Why I Do Not Vote

Email Print
FacebookTwitterShare

 

 
 

This
originally appeared November 14, 2000.

With
the 2000 election behind us – if, indeed, it will ever be behind
us – I have now gone 36 years without participating in the
voting process. It was not always thus. Upon my graduation from
law school, my first full-time job was that of executive secretary
of the Nebraska Republican Party. I later became a member of the
State Central Committee, the Young Republican State Executive Committee,
one of the incorporators of Barry Goldwater's first national fund-raising
campaign, and a member of the Nebraska delegation to the 1964 Republican
National Convention. The Goldwater movement was the precursor to
the modern Libertarian Party, and was largely energized by young
men and women who were convinced that state power had become destructive
of individual liberty and social order, and that "working within
the system" could change all of that. My experiences in the
Republican Party convinced me otherwise. Like Karl Hess, a man who
was to become one of my dearest friends years later, I quickly lost
my appetite for politics and have never returned.

Is there a case to be made for voting? Indeed there is, if
one believes that social order is a quality that can be instilled,
by violence and other coercive means, by political authorities.
I do not accept this proposition. To the contrary, I believe that
social order is the product of unseen, spontaneous influences of
which most of us are not consciously aware. The study of economics
helped me to understand how we respond, marginally, to fluctuations
that are continuously generated by one another's self-seeking pursuits.
I also came to understand that politics – like a rock thrown
through a spider's web – disrupts these informal processes
as well as the existing patterns of interconnectedness upon which
any social order depends.

I
suspect that most of those reading these words share my sense of
liberty and social order, and so I shall not address the mindset
of the statists herein. I understand the temptation, born largely
of a sense of frustration, of wanting to participate in the political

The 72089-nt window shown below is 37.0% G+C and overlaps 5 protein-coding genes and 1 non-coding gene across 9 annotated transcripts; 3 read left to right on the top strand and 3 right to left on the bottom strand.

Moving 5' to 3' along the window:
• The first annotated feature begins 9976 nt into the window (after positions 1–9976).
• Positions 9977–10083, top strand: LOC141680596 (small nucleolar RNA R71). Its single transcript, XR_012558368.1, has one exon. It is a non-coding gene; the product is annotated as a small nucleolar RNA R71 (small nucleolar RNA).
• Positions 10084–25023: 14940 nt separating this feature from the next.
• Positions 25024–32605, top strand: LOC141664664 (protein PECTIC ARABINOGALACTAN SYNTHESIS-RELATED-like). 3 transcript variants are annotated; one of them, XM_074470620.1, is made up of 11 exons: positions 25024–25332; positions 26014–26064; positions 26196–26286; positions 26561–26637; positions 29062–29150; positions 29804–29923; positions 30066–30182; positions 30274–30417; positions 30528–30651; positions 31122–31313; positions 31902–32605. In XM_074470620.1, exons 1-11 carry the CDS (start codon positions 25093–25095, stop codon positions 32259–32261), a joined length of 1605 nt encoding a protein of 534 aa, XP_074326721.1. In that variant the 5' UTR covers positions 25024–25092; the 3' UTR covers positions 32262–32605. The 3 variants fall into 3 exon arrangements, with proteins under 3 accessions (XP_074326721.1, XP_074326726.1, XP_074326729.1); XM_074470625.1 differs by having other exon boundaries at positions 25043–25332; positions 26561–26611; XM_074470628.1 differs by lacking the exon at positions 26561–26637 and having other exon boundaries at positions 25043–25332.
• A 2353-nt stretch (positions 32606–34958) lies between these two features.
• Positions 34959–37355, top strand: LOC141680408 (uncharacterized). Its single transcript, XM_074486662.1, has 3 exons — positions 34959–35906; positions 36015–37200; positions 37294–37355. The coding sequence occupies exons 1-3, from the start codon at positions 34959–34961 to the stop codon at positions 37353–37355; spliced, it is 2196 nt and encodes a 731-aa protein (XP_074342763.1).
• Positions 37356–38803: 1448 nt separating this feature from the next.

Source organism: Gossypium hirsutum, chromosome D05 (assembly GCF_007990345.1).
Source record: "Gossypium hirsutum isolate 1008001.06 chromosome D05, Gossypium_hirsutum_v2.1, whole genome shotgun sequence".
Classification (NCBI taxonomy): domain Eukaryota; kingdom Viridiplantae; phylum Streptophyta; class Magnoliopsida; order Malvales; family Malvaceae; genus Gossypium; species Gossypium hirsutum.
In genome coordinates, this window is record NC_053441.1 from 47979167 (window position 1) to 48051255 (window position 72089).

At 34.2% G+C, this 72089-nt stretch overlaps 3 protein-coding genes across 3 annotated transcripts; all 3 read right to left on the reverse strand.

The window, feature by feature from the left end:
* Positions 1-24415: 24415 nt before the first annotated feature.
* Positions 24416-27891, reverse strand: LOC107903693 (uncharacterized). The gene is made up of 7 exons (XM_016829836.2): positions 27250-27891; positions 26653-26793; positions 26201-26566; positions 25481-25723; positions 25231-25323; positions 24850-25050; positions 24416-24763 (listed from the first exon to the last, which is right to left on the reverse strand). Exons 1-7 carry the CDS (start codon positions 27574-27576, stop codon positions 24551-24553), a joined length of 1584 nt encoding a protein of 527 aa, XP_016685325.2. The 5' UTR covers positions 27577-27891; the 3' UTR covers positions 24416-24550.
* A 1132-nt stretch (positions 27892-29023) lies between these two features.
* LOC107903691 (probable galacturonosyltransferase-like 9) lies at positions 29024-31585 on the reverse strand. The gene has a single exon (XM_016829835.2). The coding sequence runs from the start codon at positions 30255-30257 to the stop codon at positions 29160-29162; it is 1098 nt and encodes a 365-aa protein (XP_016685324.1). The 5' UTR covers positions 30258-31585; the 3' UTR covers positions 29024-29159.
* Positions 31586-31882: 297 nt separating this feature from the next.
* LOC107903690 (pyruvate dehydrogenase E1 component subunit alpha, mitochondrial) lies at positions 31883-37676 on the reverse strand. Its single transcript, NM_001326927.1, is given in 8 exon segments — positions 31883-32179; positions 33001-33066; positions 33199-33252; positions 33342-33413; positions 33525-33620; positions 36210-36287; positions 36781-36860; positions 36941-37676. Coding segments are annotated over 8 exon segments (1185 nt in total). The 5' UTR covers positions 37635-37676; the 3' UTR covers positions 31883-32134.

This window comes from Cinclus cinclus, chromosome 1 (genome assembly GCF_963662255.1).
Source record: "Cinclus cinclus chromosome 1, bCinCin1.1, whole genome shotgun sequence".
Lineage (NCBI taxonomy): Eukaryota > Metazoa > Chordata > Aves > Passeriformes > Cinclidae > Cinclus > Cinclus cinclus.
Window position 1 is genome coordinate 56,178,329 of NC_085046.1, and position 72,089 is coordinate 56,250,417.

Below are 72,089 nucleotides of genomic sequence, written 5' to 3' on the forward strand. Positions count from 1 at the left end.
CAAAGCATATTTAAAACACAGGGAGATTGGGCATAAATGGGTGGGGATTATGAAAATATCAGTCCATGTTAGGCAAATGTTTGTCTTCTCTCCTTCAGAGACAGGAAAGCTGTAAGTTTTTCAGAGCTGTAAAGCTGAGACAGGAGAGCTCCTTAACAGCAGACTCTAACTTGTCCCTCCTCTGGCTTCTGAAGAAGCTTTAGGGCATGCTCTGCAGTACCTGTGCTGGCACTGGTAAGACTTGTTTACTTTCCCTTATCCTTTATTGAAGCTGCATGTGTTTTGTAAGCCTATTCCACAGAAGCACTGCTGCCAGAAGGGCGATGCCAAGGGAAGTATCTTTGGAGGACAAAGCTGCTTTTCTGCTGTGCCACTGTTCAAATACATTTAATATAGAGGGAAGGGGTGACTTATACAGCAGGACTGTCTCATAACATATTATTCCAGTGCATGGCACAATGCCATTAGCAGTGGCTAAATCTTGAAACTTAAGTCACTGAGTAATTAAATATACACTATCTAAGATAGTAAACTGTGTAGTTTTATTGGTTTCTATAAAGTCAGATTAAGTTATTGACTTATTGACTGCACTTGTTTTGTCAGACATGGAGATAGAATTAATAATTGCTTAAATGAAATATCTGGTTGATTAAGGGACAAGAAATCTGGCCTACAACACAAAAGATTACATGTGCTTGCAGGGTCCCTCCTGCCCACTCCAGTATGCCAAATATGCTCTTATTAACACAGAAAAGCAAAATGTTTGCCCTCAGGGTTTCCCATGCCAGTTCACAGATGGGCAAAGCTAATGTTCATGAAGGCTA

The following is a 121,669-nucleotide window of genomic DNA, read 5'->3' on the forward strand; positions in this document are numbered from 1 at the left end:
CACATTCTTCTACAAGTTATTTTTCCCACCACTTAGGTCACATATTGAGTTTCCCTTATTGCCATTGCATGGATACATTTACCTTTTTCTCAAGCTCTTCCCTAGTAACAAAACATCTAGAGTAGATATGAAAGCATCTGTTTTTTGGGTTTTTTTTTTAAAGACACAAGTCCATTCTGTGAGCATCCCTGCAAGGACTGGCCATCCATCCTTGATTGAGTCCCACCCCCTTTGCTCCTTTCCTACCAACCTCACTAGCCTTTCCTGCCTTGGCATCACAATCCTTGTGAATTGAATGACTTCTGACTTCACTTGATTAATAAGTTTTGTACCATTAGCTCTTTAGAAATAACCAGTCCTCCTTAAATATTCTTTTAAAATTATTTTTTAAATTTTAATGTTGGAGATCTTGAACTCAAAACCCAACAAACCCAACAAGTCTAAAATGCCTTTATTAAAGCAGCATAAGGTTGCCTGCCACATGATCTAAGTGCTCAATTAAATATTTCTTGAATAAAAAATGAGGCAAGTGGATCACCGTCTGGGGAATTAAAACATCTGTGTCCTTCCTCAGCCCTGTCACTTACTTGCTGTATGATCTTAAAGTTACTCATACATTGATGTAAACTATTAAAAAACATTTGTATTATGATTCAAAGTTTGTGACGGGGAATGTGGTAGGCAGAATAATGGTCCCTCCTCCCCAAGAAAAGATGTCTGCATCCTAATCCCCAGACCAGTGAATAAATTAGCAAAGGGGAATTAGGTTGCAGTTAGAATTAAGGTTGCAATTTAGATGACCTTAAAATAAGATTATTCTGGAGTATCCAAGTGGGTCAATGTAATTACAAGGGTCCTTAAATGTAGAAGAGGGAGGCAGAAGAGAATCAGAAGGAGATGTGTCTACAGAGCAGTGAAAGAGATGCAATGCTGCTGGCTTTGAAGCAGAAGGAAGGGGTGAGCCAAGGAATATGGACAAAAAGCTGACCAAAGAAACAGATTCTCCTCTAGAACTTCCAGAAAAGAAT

process in order to get persons elected who more closely reflect
one's views. The illusion of a short-term reduction in the rate
of increase of state power clouds the longer-term consequences inherent
in political participation. Political systems derive their power
not from guns and prisons, but from the willingness of those
who are to be ruled to expend their energies on their behalf. For
state power to exist, a significant number of men and women must
sanction the idea of being ruled by others, a sanction that
depends, ultimately, upon the credibility of those who exercise
such power. When we vote in an election, we are declaring, by our
actions, our support for the process of some people ruling others
by coercive means. Our motivations for such participation
– even if they be openly expressed as a desire to bring state
power to an end – do not mitigate the fact that our energies
are being employed on behalf of the destructive principle that liberty
and social order can best be fostered through the coercive machinery
of the state.

One
of the sadder comments that I heard, just prior to the recent election,
was from a radio talk show host whose thoughtful and analytical
mind I generally respect. In response to a caller who complained
that Gov. Bush was philosophically inconsistent upon some issue,
he declared that "politics is the art of compromise,"
and that if one wanted principled consistency, one could find it
"only in a religion." It is this attitude upon which I
wish to focus, for I believe that the conflicts we experience –
both within ourselves as individuals and socially – derive
from a sense of division. The attitude that one's philosophic
principles are nothing more than interesting "ideas" that
have no relevance to how we behave with others – an attitude
that is implicit in this talk show host's remarks – is what